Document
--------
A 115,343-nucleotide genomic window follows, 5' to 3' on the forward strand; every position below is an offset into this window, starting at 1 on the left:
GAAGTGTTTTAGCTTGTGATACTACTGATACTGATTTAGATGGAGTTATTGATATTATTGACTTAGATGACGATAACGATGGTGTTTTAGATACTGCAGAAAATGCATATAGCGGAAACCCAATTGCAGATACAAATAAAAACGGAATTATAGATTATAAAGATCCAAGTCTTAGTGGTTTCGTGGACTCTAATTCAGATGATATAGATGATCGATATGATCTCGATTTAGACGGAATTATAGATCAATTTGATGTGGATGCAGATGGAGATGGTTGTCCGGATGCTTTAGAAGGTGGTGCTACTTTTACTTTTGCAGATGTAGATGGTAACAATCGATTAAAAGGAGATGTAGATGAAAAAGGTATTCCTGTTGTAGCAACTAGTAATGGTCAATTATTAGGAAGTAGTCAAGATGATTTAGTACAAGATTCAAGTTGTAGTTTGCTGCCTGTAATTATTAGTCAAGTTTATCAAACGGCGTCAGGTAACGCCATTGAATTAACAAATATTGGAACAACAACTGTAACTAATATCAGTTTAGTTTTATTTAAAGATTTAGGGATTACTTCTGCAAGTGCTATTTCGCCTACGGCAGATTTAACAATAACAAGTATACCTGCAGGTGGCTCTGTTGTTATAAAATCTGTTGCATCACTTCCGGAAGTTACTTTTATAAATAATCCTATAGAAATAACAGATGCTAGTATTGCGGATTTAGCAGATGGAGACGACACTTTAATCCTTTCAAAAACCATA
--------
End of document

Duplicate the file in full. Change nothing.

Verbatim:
A 115,343-nucleotide genomic window follows, 5' to 3' on the forward strand; every position below is an offset into this window, starting at 1 on the left:
GAAGTGTTTTAGCTTGTGATACTACTGATACTGATTTAGATGGAGTTATTGATATTATTGACTTAGATGACGATAACGATGGTGTTTTAGATACTGCAGAAAATGCATATAGCGGAAACCCAATTGCAGATACAAATAAAAACGGAATTATAGATTATAAAGATCCAAGTCTTAGTGGTTTCGTGGACTCTAATTCAGATGATATAGATGATCGATATGATCTCGATTTAGACGGAATTATAGATCAATTTGATGTGGATGCAGATGGAGATGGTTGTCCGGATGCTTTAGAAGGTGGTGCTACTTTTACTTTTGCAGATGTAGATGGTAACAATCGATTAAAAGGAGATGTAGATGAAAAAGGTATTCCTGTTGTAGCAACTAGTAATGGTCAATTATTAGGAAGTAGTCAAGATGATTTAGTACAAGATTCAAGTTGTAGTTTGCTGCCTGTAATTATTAGTCAAGTTTATCAAACGGCGTCAGGTAACGCCATTGAATTAACAAATATTGGAACAACAACTGTAACTAATATCAGTTTAGTTTTATTTAAAGATTTAGGGATTACTTCTGCAAGTGCTATTTCGCCTACGGCAGATTTAACAATAACAAGTATACCTGCAGGTGGCTCTGTTGTTATAAAATCTGTTGCATCACTTCCGGAAGTTACTTTTATAAATAATCCTATAGAAATAACAGATGCTAGTATTGCGGATTTAGCAGATGGAGACGACACTTTAATCCTTTCAAAAACCATA